I’ve licked enough Starbucks Frappuccino plastic lids to know it doesn’t taste like whipped cream. Also, I’ve licked enough Oreo creme to know it’s not THE Oreo creme. Also, after typing the previous two sentences, I realize I might have a licking fetish or I’m a cat.

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This white creme tastes similar to the original Oreo creme, but it’s noticeably not as sweet. As for the chocolate creme, it has a mild Tootsie Roll-like flavor. The two combined with the chocolate wafers equals a good cookie, but the white creme doesn’t seem to add any flavor, but instead dampens all the chocolate.

Because, as I mentioned at the beginning, there are so many variations of Mississippi Mud Pie, I won’t say this cookie doesn’t taste like one. There’s a great chance there’s one out there that tastes like this cookie. And there’s probably now a recipe on the internet that uses these cookies as a topping.

The Limited Edition Mississippi Mud Pie Oreo is enjoyable, and I’m going to cram all of them into my mouth over the next few days, but I can’t help but think it’s just a derivative of an Oreo with chocolate creme.

Nabisco has sort of trained us to expect unique Oreo flavors, and this one may seem like it’s unique, but it really isn’t.

(Nutrition Facts – 2 cookies – 140 calories, 60 calories from fat, 6 grams of fat, 2 grams of saturated fat, 0 grams of trans fat, 0 milligrams of cholesterol, 90 milligrams of sodium, 45 milligrams of potassium, 21 grams of carbohydrates, less than 1 gram of fiber, 13 grams of sugar, and less than 1 gram of protein.)

Purchased Price: Way too much on eBay
Size: 10.7 oz. package
Purchased at: Dollar General by the eBay seller I bought it from
Rating: 6 out of 10
Pros: A serviceable Oreo flavor. If you like Oreo with chocolate creme, you’ll like this. Actual Mississippi Mud Pie. Licking.
Cons: Doesn’t taste like a unique flavor. Exclusive to Dollar General. Whipped cream-flavored creme tastes like a less sweet version of regular Oreo creme. Not having a Dollar General anywhere near you which forces you to spend $15 to get a package shipped to you.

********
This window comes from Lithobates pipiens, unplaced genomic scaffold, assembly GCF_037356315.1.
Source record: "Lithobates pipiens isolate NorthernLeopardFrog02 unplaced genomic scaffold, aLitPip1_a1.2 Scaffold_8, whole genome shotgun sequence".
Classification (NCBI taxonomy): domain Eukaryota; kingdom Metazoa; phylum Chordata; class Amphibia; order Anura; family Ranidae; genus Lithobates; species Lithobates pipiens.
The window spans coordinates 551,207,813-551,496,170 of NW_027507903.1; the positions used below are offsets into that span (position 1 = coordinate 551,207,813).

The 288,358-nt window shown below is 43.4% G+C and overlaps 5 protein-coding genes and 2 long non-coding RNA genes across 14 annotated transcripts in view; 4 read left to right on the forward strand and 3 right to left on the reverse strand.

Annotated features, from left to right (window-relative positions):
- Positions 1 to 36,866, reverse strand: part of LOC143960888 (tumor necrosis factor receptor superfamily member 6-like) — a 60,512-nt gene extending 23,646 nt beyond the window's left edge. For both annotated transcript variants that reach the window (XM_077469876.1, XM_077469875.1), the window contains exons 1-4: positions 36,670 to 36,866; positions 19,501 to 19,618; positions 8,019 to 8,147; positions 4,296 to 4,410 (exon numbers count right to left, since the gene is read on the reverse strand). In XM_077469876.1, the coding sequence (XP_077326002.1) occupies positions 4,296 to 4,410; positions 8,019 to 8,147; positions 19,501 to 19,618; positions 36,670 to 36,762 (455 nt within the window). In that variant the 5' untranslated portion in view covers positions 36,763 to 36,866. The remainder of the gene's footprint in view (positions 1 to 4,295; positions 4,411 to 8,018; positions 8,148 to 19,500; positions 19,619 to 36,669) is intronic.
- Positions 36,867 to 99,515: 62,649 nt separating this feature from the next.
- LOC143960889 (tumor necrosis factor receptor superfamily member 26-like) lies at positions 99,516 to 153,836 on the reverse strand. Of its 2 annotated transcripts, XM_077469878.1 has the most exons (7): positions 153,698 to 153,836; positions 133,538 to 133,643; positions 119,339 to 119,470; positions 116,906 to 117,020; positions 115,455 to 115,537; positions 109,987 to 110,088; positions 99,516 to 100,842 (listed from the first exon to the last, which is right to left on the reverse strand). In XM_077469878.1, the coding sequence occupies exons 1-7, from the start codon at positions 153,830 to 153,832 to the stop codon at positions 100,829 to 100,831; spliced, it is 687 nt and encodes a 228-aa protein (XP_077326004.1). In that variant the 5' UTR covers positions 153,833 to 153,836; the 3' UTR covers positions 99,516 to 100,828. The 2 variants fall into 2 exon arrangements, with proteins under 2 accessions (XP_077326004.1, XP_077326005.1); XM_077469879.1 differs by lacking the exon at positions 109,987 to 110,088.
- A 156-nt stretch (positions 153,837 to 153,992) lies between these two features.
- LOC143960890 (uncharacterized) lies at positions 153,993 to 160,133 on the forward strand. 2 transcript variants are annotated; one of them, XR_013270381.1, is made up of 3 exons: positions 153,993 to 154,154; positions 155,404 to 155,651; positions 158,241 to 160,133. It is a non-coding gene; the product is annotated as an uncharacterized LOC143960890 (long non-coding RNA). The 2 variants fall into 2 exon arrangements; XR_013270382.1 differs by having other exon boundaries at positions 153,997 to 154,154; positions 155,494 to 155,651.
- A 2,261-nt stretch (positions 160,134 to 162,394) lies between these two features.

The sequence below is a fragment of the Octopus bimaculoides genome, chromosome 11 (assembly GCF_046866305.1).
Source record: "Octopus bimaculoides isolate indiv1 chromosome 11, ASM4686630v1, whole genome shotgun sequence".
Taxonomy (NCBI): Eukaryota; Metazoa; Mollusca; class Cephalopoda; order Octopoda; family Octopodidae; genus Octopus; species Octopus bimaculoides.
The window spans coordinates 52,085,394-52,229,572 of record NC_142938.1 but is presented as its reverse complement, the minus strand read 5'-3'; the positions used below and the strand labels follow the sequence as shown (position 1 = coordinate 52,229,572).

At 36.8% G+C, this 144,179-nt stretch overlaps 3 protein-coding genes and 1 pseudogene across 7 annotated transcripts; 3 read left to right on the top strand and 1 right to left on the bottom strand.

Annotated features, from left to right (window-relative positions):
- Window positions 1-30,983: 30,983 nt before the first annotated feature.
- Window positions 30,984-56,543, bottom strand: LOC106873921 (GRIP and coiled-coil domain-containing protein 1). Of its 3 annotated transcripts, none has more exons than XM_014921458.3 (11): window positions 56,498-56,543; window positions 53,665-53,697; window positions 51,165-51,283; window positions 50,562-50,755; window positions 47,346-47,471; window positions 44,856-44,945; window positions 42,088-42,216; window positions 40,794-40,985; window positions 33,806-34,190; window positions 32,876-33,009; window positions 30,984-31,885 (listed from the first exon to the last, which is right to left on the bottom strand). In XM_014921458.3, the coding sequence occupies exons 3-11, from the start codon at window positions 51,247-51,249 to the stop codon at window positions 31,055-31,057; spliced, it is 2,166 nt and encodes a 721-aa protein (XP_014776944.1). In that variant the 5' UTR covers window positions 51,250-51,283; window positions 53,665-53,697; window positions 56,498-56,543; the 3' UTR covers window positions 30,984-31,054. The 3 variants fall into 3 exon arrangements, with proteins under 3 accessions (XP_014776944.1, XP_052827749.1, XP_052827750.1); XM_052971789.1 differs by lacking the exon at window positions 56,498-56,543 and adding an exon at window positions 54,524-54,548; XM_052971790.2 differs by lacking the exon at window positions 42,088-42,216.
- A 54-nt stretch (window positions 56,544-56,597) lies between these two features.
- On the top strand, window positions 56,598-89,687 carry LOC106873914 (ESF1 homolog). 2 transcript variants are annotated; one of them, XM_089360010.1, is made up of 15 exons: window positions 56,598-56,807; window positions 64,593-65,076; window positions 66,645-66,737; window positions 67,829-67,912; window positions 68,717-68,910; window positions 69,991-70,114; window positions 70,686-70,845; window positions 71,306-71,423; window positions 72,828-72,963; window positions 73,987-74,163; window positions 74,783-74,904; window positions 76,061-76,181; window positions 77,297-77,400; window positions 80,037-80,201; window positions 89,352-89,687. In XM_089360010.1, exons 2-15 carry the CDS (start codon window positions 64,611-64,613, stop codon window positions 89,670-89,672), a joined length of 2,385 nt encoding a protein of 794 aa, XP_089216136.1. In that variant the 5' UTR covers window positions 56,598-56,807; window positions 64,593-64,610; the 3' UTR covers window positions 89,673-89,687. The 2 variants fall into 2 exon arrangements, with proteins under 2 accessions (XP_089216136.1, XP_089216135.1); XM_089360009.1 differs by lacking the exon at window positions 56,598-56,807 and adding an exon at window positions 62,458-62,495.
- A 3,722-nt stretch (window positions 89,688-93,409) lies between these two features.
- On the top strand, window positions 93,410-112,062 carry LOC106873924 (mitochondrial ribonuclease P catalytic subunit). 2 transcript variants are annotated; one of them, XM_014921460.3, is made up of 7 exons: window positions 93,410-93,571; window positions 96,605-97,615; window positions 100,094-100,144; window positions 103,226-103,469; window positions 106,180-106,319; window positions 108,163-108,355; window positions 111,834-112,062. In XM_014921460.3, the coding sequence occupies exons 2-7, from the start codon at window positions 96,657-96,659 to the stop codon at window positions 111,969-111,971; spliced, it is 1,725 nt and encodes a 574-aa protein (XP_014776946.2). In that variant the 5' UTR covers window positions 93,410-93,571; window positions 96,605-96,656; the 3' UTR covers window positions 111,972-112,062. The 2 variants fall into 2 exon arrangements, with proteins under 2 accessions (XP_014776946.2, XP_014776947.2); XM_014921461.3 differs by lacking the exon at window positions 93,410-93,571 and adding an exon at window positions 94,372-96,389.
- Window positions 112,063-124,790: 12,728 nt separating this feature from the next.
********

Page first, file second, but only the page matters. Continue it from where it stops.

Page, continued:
REVIEW: Limited Edition Firework Oreo Cookies with Popping Candy

Limited Edition Firework Oreo Cookies with Popping Candy

For a few years we’ve had the unimaginative Summer Oreo, which tastes like a regular Oreo, but with “fun” cookie designs and a Mylanta-colored creme.

It’s never evoked “summer” to me. I understand the antacid-colored creme is supposed to represent water and the “fun” cookie designs are things that people do during the summer if they live near a big body of water. But in my mouth, where it really should count, it doesn’t feel like summer.

But now there’s a Oreo that does — Limited Edition Firework Oreo with popping candy in the creme.

The cookie tastes like the regular Oreo variety. I know what that tastes like. You know what that tastes like. Everyone knows it tastes like sugar fairy tears between two chocolate wafers. But does the popping candy make a difference?

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When I chewed on the first cookie, I thought the idea was a dud. There were a few pops here and there, but the popping candy got lost in the cookie’s crunch. It’s like not feeling a small earthquake while on a roller coaster.

But then I thought back to how I ate Pop Rocks as a kid and realized the proper way to eat this cookie, which some of you classy folks might not like.

To fully enjoy it, you can’t eat it like a regular Oreo and you have to throw out your table manners. Remember how you were taught to chew with your mouth closed? Forget that. If you’ve ever gotten teased for chewing like a cow (raises hand), that slow and big mastication is going to come in handy.

Limited Edition Firework Oreo Cookies with Popping Candy 3

So take a Firework Oreo and put it in your mouth or take a big bite. Slowly chew on it a few times to get a chunky Oreo slurry going in your mouth. When you get there, stop chewing, open your mouth, let the carbon dioxide-enhanced candy melt, and then feel the popping. Now if you’re in public and embarrassed to do that, feel free to put your hand or napkin in front of your mouth.

The thing is, when you chew on it, your teeth are preventing the candy from popping. They’re crushing them instead. By opening your mouth, you’re letting the candy melt, which leads to pronounced popping.

Now if you’re a creme licker, you won’t really feel the popping as you lick, but it’s a great way to experience the popping sound. Just lick, then listen, and if you close your eyes you can imagine it’s the crackling of a fire on a beach that’s on a Summer Oreo as one of the “fun” designs.

The Limited Edition Firework Oreo Cookies are more exciting than regular Summer Oreo, and it really should be THE default Oreo for the summer.

(Nutrition Facts – 2 cookies – 140 calories, 60 calories from fat, 6 grams of fat, 2 grams of saturated fat, 0 grams of trans fat, 0 milligrams of cholesterol, 85 milligrams of sodium, 35 milligrams of potassium, 21 grams of carbohydrates, 0 grams of fiber, 13 grams of sugar, less than 1 gram of protein.)

Purchased Price: $3.50
Size: 10.7 oz.
Purchased at: Times Supermarket
Rating: 7 out of 10
Pros: More exciting than Summer Oreo. Popping candy adds to the cookie, but only if you throw out table manners. Not an exclusive flavor.
Cons: Tastes like regular Oreo. Can’t eat it like a regular Oreo. Summer Oreo.